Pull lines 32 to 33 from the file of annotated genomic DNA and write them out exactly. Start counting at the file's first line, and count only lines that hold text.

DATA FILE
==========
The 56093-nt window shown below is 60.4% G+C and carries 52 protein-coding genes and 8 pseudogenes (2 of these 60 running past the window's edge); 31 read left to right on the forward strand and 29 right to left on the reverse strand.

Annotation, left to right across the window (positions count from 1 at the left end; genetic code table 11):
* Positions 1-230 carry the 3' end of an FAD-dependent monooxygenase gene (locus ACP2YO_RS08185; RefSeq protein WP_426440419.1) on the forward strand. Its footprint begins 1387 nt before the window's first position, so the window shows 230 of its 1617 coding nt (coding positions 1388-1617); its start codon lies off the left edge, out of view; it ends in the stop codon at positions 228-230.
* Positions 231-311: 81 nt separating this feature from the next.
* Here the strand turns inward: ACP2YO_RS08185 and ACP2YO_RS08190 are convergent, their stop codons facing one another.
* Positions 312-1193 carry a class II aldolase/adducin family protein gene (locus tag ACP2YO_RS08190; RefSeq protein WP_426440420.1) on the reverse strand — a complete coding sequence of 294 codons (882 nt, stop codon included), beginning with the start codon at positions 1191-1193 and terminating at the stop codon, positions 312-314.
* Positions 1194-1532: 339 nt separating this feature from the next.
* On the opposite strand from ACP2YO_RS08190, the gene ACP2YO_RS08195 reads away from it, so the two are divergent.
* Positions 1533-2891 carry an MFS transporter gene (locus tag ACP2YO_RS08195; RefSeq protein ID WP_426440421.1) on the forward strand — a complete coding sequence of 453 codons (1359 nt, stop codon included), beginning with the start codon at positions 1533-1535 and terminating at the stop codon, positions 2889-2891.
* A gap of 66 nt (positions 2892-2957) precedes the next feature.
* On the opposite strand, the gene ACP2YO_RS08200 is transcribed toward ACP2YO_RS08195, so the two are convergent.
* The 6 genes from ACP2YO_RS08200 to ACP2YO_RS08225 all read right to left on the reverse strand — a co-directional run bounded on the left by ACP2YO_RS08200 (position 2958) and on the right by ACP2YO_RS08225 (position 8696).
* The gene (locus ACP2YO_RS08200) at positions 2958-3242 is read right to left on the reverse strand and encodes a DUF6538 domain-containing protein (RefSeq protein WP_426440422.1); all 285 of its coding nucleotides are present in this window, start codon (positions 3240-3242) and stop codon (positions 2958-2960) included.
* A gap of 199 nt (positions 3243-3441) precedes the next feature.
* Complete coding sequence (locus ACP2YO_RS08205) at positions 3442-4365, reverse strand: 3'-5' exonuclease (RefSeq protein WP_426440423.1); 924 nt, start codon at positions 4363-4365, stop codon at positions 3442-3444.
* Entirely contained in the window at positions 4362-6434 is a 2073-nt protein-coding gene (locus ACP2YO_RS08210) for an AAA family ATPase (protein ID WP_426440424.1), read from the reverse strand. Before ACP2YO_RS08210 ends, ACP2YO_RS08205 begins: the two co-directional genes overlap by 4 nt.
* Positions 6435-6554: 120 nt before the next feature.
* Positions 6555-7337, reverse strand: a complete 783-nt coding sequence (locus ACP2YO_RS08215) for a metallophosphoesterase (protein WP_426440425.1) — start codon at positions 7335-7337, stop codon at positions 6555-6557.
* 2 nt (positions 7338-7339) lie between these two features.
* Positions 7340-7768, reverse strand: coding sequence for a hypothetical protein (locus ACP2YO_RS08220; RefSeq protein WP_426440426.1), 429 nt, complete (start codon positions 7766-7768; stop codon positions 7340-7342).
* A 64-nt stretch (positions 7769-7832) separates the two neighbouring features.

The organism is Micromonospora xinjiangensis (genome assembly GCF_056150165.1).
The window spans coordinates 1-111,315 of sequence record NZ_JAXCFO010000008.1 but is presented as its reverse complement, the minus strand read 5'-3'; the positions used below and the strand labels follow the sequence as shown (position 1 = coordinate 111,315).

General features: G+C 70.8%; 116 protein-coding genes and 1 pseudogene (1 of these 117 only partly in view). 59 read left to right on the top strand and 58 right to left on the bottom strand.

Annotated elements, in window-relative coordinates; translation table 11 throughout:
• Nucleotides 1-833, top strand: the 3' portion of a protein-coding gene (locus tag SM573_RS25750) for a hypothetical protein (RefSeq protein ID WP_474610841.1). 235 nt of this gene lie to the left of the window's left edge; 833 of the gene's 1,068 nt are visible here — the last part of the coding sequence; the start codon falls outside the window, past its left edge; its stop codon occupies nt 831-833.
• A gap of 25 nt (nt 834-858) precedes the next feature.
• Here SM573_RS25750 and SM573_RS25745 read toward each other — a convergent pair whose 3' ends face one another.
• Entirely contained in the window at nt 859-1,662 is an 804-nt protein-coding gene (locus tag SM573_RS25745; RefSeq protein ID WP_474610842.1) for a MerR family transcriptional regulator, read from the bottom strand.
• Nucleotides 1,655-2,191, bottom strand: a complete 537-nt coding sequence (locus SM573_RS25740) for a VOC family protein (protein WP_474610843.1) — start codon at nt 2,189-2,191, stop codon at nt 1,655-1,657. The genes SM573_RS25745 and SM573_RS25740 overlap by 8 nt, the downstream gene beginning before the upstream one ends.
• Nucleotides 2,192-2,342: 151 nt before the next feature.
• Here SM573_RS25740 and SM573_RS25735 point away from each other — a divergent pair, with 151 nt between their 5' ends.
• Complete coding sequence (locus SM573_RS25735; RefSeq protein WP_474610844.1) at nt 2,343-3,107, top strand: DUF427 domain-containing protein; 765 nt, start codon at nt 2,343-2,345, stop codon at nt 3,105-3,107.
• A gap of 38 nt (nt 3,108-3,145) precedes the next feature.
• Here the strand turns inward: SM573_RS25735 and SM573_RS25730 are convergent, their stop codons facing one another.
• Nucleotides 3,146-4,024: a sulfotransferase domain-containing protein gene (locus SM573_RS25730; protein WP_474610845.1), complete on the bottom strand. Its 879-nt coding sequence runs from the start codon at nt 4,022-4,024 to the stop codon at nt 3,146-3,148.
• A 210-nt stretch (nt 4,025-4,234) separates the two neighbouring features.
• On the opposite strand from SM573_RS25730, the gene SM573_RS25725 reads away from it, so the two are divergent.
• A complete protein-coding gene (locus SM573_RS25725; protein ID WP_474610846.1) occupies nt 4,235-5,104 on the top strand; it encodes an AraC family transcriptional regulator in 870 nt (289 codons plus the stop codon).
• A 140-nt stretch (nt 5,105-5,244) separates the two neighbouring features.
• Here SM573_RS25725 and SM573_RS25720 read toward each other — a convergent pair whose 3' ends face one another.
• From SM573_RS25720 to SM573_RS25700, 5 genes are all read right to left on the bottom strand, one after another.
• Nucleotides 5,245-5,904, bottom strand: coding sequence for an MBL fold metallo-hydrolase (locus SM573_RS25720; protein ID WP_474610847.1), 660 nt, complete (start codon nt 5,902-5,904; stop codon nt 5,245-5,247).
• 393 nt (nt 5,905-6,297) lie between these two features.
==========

• Here SM573_RS25740 and SM573_RS25735 point away from each other — a divergent pair, with 151 nt between their 5' ends.
• Complete coding sequence (locus SM573_RS25735; RefSeq protein WP_474610844.1) at nt 2,343-3,107, top strand: DUF427 domain-containing protein; 765 nt, start codon at nt 2,343-2,345, stop codon at nt 3,105-3,107.